Two Los Angeles-based teams are among three finalists named to design and build a $15-million development expected to be the largest single private investment along Vermont Avenue in decades.
The developers are Vermont Slauson Economic Development Corp. and the Barker Pacific Group. They are competing with Caleb Development and related companies, a partnership that includes the architects Solomon Inc. of San Francisco, to develop a mixed-use project on a 75,000-square-foot parcel at 81st Street and Vermont Avenue.
The finalists were announced Thursday after a panel of six judges, including Councilman Mark Ridley-Thomas and John Outterbridge, the former director of the Watts Towers Art Center, narrowed the field from among 66 proposals after a nationwide search.
Community input and the need to have local companies take part in the project were among the priorities used by the panel in selecting the finalists, said Naomi Nightingale, one of the judges and a Vermont Knolls resident.
The development, which would include a mixture of low-income housing and commercial-use spaces, has sparked debate among residents of the largely middle-class Vermont Knolls neighborhood, some of whom argue that the project should be dedicated to the businesses needed to revitalize the area.
But supporters of the project say that critics have not presented an alternative. They point out that the development plans will include a commercial component.
"There is no competing alternative that is a viable project that anyone has been able to produce," Ridley-Thomas said. "The only other commercial-use proposal has been a swap meet, and that is totally unacceptable to me."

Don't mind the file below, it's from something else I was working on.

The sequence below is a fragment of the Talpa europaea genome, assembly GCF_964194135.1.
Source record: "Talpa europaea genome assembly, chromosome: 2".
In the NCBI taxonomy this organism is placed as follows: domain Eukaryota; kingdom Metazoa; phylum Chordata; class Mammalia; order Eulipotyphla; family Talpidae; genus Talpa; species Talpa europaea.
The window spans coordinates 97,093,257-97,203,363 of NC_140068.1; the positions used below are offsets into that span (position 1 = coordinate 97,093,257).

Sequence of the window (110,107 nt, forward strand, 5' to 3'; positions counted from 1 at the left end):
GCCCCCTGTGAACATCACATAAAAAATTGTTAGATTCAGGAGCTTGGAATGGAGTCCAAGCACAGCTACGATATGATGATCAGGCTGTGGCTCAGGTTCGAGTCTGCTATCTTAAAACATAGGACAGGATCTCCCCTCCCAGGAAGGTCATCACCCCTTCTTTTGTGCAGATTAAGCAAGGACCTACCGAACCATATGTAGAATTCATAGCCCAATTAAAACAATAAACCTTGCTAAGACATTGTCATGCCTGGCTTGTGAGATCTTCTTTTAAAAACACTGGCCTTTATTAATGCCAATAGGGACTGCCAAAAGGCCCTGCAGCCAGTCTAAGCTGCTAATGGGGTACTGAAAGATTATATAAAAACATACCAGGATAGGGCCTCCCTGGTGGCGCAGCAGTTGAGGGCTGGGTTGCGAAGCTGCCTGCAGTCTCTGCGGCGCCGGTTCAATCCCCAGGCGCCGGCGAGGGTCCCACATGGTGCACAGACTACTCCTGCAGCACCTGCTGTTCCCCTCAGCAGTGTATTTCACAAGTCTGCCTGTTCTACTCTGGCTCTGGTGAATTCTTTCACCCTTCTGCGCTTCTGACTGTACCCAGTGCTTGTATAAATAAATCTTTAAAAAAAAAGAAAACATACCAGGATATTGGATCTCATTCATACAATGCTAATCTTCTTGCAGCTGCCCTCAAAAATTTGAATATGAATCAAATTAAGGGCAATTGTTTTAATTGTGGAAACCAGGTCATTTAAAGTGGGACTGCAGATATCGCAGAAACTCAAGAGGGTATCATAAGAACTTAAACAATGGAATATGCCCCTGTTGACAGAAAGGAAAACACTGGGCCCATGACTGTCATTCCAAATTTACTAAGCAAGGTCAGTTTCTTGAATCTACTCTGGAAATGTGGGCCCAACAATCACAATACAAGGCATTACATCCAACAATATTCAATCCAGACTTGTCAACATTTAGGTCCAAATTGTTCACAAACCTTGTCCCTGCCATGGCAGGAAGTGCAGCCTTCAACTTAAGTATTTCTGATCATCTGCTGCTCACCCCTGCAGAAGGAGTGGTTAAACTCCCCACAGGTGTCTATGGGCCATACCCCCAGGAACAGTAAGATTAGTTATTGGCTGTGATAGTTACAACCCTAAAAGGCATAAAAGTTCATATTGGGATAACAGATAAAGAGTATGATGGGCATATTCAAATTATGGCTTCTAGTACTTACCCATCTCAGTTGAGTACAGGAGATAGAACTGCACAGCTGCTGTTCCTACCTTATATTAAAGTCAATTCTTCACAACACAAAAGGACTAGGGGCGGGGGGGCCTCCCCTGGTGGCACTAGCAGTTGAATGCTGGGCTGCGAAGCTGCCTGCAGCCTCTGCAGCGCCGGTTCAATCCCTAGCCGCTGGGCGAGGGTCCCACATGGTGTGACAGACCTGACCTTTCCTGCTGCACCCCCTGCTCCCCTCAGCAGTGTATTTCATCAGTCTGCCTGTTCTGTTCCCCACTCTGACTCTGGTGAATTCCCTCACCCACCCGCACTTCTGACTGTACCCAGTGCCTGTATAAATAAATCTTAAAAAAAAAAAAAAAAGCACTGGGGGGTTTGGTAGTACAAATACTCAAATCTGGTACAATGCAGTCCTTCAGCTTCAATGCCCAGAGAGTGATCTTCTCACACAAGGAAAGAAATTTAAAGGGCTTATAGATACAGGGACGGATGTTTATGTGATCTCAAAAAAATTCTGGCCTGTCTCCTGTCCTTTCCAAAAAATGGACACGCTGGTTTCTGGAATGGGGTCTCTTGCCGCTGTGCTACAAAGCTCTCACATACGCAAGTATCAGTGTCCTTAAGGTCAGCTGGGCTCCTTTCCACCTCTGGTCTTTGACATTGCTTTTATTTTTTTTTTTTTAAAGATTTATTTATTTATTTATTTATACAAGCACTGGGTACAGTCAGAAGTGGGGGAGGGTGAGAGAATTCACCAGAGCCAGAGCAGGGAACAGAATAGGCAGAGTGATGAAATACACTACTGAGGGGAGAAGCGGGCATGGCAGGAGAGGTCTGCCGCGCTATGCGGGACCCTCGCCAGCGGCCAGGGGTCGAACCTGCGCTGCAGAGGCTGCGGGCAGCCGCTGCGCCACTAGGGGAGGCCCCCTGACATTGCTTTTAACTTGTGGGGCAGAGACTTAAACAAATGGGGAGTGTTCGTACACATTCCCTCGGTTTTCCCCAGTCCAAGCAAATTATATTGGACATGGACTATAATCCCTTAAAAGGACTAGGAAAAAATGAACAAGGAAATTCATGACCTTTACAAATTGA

Opponents of the project, including Rep. Maxine Waters (D-Los Angeles) have said more low-income housing will not offer the economic stimulus needed to revitalize the depressed corridor.
First Interstate Bank officials, who are backing the project, said they remain confident that the project will go forward despite opposition from Waters.
"We're sensitive to this issue and we know there's a need to discuss and debate this in the community," said Bruce Willison, chairman of First Interstate. "There is ample evidence of support for this mixed-use project, and we feel very confident that a situation of commercial use only would not be appropriate for the site."
Although much of the project has yet to be finalized--including the type of businesses that would be housed at the site--proponents have promised that residents will have a say in the final plan.
A series of community meetings seeking input from residents is scheduled to begin June 22. The winning developer is expected to be announced by November, and groundbreaking could begin by early next year.